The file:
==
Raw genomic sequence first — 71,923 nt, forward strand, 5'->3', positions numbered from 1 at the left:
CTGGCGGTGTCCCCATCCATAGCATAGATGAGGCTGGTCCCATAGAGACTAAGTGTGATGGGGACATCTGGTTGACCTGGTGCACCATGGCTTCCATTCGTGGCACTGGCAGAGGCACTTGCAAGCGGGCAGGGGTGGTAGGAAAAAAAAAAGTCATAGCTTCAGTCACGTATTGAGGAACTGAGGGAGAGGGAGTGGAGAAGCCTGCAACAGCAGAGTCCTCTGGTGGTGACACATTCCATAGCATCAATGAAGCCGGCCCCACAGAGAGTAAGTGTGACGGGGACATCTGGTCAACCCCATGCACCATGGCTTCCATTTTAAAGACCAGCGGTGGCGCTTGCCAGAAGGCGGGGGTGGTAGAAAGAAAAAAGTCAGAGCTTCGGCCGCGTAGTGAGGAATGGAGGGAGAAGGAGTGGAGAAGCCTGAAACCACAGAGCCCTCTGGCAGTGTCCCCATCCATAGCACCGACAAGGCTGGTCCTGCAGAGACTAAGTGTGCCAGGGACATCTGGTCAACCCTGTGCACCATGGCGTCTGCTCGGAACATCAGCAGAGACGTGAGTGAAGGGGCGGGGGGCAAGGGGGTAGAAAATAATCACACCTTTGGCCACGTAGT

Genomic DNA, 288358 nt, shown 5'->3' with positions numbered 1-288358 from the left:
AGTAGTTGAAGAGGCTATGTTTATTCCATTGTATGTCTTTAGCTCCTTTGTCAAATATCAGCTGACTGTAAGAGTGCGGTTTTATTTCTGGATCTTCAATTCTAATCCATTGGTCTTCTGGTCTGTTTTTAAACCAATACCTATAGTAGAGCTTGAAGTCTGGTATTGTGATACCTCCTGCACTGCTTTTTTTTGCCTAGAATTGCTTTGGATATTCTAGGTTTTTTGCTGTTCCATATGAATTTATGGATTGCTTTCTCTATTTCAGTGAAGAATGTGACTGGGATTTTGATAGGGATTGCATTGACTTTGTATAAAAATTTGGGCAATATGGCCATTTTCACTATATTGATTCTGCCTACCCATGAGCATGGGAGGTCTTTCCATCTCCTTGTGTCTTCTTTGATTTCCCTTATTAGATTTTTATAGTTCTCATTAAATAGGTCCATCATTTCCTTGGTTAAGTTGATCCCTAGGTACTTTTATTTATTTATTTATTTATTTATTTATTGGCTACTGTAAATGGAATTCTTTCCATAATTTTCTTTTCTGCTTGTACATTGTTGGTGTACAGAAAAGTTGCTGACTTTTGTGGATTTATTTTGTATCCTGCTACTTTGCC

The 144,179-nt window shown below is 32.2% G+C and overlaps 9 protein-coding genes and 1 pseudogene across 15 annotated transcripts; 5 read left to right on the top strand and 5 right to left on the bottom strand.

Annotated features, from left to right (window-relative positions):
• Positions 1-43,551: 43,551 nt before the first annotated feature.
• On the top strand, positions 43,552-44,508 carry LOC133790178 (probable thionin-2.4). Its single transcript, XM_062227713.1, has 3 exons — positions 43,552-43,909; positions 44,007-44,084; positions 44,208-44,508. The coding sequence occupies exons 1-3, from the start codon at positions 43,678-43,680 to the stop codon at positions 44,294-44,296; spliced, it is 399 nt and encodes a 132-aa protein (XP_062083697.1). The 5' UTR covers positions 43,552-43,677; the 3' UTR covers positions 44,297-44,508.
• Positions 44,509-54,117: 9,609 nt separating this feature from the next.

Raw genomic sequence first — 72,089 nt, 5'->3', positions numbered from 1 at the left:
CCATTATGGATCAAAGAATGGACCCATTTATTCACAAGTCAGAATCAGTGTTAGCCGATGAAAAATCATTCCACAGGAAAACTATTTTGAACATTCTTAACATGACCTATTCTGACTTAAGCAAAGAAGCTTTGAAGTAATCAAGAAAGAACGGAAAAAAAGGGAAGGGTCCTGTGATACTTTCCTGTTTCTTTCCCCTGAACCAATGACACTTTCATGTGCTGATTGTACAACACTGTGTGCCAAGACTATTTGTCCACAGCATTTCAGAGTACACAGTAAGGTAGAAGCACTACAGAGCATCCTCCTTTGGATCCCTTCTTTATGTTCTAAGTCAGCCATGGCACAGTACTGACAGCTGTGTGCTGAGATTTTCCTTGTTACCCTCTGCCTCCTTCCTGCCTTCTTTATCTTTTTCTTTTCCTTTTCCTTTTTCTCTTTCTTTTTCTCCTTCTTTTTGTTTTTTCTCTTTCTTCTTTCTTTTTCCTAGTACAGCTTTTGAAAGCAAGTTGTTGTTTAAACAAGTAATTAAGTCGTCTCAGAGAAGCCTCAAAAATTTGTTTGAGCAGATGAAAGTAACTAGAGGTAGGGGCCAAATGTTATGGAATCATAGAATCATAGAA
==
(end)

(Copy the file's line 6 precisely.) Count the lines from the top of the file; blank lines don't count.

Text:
Annotated features, from left to right (window-relative positions):